Science

Goats and Soda
6:03 am
Sun November 23, 2014

A Bus Isn't The Only Thing That Can Be Powered By Poop

Mango trees would be grateful for the nutrients in human poop.
Noah Seelam AFP/Getty Images

Originally published on Mon December 1, 2014 4:20 pm

What can you do with human waste? Besides flushing it?

That's a question that came to mind when we read about the United Kingdom's first-ever "Bio-bus." It's a tour bus that runs between the cities of Bristol and Bath. The tank is filled with biomethane gas generated from food waste and human excrement.

And it turns out that the bus isn't the only example of poo power.

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Shots - Health News
4:52 am
Sun November 23, 2014

What Microbes Lurked In The Last Public Restroom You Used?

Even cleaning a bathroom daily didn't much affect the make-up of the community of microbes living there, scientists say.
Claire Eggers NPR

Originally published on Tue November 25, 2014 1:56 pm

The invisible world of the bathroom isn't pretty — unless you're a microbe. After scanning the microbial zoo of four public restrooms recently, a team of researchers found a diverse swarm of characters that persisted for months despite regular cleaning of the facilities.

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Environment
6:55 am
Sat November 22, 2014

Starfish Illness Harms Other Sea Creatures

Originally published on Sat November 22, 2014 10:21 am

Copyright 2014 NPR. To see more, visit http://www.npr.org/.

Transcript

SCOTT SIMON, HOST:

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Environment
3:23 pm
Fri November 21, 2014

Shrinking Glaciers Could Squeeze Washington's Water Supply

Originally published on Fri November 21, 2014 5:36 pm

Washington state is home to more glaciers than any other state in the lower 48, and they're receding faster than ever before. That's a problem for the Pacific Northwest, where glaciers are crucial for drinking water, hydropower generation and salmon survival.

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TED Radio Hour
8:21 am
Fri November 21, 2014

How Can We Find More Time To Be Still?

"In an age of constant movement, nothing is so urgent as sitting still." -Pico Iyer
Ryan Lash TED

Originally published on Wed November 26, 2014 10:50 am

Part 6 of the TED Radio Hour episode Quiet

About Pico Iyer's TED Talk

Pico Iyer says sitting still and reflecting is hard work. But we bring so much more to our experiences, and relationships when we make time to think.

About Pico Iyer

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TED Radio Hour
8:21 am
Fri November 21, 2014

Why Would Someone Choose Silence For 17 Years?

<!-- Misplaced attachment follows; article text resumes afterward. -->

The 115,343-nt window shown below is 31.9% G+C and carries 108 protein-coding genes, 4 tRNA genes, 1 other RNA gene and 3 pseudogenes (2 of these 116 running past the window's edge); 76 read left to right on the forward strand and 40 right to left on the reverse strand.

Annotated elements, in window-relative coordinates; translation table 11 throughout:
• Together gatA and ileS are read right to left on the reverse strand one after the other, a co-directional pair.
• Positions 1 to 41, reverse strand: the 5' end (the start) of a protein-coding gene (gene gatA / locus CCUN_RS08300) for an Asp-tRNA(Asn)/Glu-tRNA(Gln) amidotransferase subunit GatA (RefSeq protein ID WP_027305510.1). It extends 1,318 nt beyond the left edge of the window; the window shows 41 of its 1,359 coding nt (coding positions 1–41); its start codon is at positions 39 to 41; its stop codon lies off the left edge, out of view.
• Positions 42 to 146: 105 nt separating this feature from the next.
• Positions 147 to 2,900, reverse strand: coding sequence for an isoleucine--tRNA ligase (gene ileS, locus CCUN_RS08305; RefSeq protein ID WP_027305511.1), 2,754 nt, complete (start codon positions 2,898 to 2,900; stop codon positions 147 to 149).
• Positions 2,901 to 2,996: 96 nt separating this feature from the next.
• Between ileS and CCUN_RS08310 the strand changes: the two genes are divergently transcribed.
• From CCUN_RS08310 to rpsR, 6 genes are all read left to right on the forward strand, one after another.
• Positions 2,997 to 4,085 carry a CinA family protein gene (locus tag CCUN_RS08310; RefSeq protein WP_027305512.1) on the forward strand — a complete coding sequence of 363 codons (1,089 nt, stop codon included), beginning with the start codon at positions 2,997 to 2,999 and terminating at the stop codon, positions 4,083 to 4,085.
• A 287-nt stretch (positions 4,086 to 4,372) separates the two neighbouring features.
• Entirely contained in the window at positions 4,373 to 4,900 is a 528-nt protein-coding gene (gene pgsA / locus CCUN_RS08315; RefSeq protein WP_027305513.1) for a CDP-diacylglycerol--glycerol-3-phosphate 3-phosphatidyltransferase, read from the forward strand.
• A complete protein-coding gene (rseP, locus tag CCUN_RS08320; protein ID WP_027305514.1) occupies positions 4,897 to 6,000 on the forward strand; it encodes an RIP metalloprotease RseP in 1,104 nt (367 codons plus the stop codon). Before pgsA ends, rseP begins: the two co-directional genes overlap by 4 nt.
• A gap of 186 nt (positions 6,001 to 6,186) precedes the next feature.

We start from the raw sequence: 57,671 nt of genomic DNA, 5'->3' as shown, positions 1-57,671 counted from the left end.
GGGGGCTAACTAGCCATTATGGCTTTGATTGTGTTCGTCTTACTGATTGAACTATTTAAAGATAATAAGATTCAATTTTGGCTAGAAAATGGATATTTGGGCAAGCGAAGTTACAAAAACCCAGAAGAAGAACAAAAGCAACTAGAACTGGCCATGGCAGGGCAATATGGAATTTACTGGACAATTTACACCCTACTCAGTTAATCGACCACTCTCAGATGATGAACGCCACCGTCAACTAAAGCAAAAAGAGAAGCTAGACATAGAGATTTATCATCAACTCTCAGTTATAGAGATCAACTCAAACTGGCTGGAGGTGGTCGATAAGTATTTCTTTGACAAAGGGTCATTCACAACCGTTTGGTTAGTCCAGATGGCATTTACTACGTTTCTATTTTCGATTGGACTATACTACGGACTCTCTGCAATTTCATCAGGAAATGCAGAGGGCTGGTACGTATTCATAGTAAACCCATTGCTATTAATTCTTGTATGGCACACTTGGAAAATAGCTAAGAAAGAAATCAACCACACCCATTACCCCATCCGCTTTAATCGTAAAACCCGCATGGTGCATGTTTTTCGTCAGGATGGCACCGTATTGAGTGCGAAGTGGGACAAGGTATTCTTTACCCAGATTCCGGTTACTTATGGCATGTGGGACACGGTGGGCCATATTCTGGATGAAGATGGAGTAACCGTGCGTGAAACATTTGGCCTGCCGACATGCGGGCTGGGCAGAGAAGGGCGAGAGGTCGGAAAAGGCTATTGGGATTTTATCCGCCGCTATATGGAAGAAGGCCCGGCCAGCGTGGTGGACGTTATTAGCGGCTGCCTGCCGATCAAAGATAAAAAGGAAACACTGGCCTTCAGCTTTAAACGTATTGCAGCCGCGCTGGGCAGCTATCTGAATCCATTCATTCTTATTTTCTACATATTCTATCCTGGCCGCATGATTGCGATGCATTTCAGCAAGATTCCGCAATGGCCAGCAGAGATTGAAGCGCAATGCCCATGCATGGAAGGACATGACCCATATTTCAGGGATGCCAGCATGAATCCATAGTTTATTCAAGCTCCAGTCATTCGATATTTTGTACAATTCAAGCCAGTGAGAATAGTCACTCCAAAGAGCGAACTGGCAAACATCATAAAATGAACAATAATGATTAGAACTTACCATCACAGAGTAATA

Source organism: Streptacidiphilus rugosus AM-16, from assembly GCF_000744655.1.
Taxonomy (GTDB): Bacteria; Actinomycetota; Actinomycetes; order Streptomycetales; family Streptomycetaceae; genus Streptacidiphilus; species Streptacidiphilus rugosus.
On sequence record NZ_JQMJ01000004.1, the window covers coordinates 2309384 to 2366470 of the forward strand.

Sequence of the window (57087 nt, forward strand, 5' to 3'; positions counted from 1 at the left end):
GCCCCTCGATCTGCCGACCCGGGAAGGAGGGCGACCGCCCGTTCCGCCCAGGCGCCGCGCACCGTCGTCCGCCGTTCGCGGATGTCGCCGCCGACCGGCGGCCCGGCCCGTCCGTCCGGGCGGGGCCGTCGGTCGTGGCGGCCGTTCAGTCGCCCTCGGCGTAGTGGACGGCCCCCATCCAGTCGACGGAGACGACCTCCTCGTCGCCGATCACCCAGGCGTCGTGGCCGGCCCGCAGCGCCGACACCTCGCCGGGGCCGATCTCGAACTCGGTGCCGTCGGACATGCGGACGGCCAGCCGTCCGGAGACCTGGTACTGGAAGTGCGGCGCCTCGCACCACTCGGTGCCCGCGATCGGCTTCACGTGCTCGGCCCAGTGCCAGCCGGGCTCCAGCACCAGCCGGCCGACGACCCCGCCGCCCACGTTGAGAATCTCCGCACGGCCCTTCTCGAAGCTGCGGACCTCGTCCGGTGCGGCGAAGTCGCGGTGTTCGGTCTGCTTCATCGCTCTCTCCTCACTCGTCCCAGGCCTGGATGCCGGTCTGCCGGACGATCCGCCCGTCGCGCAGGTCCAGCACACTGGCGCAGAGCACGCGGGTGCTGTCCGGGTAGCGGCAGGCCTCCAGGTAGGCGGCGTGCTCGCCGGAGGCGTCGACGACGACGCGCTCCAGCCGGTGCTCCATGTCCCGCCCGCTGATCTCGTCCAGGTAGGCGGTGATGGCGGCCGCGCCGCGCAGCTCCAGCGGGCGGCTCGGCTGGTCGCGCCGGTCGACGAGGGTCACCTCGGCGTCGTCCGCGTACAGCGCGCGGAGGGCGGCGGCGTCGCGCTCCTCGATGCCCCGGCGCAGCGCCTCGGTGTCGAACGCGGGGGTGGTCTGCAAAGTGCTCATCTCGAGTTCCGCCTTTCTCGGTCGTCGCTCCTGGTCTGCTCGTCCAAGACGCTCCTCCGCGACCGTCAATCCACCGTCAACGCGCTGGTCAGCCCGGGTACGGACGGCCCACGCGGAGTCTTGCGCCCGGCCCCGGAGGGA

"I began to learn at least what other people felt and what they wanted to say before cutting them off with my own diatribe. I used to do that." - John Francis
Andrew Heavens TED

Part 4 of the TED Radio Hour episode Quiet

About John Francis' TED Talk

For almost three decades, John Francis has been a planetwalker, traveling the globe by foot and sail with a silent message of environmental respect. For 17 of those years he didn't speak a word.

About John Francis

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TED Radio Hour
8:21 am
Fri November 21, 2014

How Do Years Of Silence Change Someone?

Environmentalist John Francis speaks about the 17 years of his life during which he never spoke a word.
Andrew Heavens Courtesy of TED

Part 1 of the TED Radio Hour episode Quiet. Listen to second part of this story here.

About John Francis's TED Talk

For almost three decades, John Francis has been a planetwalker, traveling the globe by foot and sail with a silent message of environmental respect and responsibility. For 17 of those years he didn't speak a word.

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TED Radio Hour
8:21 am
Fri November 21, 2014

Why Do We Undervalue Introverts?

"What I'm saying is that culturally we need a much better balance. We need more of a yin and yang between [introverts and extroverts]." - Susan Cain
James Duncan Davidson TED

Part 2 of the TED Radio Hour episode Quiet.

About Susan Cain's TED Talk

In a culture where being social and outgoing are celebrated, it can be difficult to be an introvert. Susan Cain argues introverts bring extraordinary talents to the world, and should be celebrated.

About Susan Cain

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Shots - Health News
3:19 am
Fri November 21, 2014

Blind From Birth, But Able To Use Sound To 'See' Faces

Originally published on Thu December 4, 2014 1:04 pm

A brain area that recognizes faces remains functional even in people who have been blind since birth, researchers say. The finding, presented at the Society for Neuroscience meeting this week, suggests that facial recognition is so important that evolution has hardwired it into the human brain.

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The Salt
12:13 pm
Thu November 20, 2014

Turkey Looks For Energy In An Abundant Resource: Pistachio Shells

Pistachios, a possible energy source for a Turkish city.
Anadolu Agency/Getty

What would you do with thousands of tons of leftover nutshells? It's a question that Turkey — the world's third-biggest producer of pistachios, behind Iran and the United States — has been asking itself for years.

Usually discarded pistachio shells end up in landfills, but nut-loving Turks think they've found a far better solution by turning it into biogas, an alternative fuel produced by the breakdown of organic matter.

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